**Guide :High School **

# After turning a map into a directed graph then into a matrix, I have been asked to square the matrix in class. I ran into this question that asked me to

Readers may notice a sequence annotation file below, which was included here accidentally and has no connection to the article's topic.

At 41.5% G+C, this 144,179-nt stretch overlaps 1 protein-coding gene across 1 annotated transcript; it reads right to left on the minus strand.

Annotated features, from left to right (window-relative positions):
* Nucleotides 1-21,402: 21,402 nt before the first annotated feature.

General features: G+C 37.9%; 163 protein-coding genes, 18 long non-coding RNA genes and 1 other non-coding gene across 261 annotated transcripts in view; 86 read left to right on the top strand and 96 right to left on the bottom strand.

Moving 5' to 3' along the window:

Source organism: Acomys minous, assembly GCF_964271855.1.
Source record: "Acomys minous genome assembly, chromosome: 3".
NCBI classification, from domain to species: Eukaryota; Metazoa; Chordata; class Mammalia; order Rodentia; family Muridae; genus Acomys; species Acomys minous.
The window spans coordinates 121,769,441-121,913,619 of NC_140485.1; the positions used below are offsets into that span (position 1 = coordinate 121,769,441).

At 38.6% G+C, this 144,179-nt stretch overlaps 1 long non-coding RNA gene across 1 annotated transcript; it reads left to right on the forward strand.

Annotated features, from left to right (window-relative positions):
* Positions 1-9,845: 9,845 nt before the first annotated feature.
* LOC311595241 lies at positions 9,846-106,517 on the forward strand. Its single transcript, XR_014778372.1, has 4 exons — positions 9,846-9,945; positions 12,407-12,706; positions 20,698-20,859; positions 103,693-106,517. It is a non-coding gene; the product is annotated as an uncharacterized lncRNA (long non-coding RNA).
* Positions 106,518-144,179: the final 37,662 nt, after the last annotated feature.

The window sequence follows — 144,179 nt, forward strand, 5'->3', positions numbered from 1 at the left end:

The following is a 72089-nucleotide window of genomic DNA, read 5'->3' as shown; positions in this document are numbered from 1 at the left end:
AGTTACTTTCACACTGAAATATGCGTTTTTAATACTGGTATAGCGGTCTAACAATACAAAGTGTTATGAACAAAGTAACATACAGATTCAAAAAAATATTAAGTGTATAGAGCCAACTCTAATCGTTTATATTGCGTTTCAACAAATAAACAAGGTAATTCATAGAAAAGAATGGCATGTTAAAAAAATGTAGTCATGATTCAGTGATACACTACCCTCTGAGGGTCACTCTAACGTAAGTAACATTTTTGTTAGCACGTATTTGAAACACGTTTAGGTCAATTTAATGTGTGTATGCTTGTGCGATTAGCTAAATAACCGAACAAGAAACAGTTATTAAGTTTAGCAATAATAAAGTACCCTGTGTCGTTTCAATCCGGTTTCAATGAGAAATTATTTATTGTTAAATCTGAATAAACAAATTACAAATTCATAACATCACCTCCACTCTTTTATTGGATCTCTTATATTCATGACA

After turning a map into a directed graph then into a matrix, I have been asked to square the matrix in class. I ran into this question that asked me to explain what the squared matrix represents. Doe**I'm assuming that by "turning the graph into a matrix" you're referring to the adjacency matrix associated with a given directed graph, which encodes a connection between two vertices and by the number if there's an edge beginning at and terminating at and 0 otherwise. Here is the entry of the adjacency matrix in the th row and th column.Let's consider a simple example of a graph on three vertices , where the edge set is . (image below)The corresponding adjacency matrix isand squaring this gives the matrixLet's think about what the entry is saying. We obtained it by computing the vector product,We can interpret each term as counting the number of two-step paths we can take starting from and ending up back on . We'll require that staying in place is not an option, that a path from one vertex to itself must involve leaving the first vertex.The first term is then 0, since there is no path from to itself: The second term is also 0, since we can take a step from over to , but we can't go back: The third term is 1, because we can take a step from to , and we can then undo that step by going backwards from to : And so on. We can make the claim that (the th element of ) will give you the number of 2-edge paths from to .And more generally, will give the number of paths consisting of steps.**...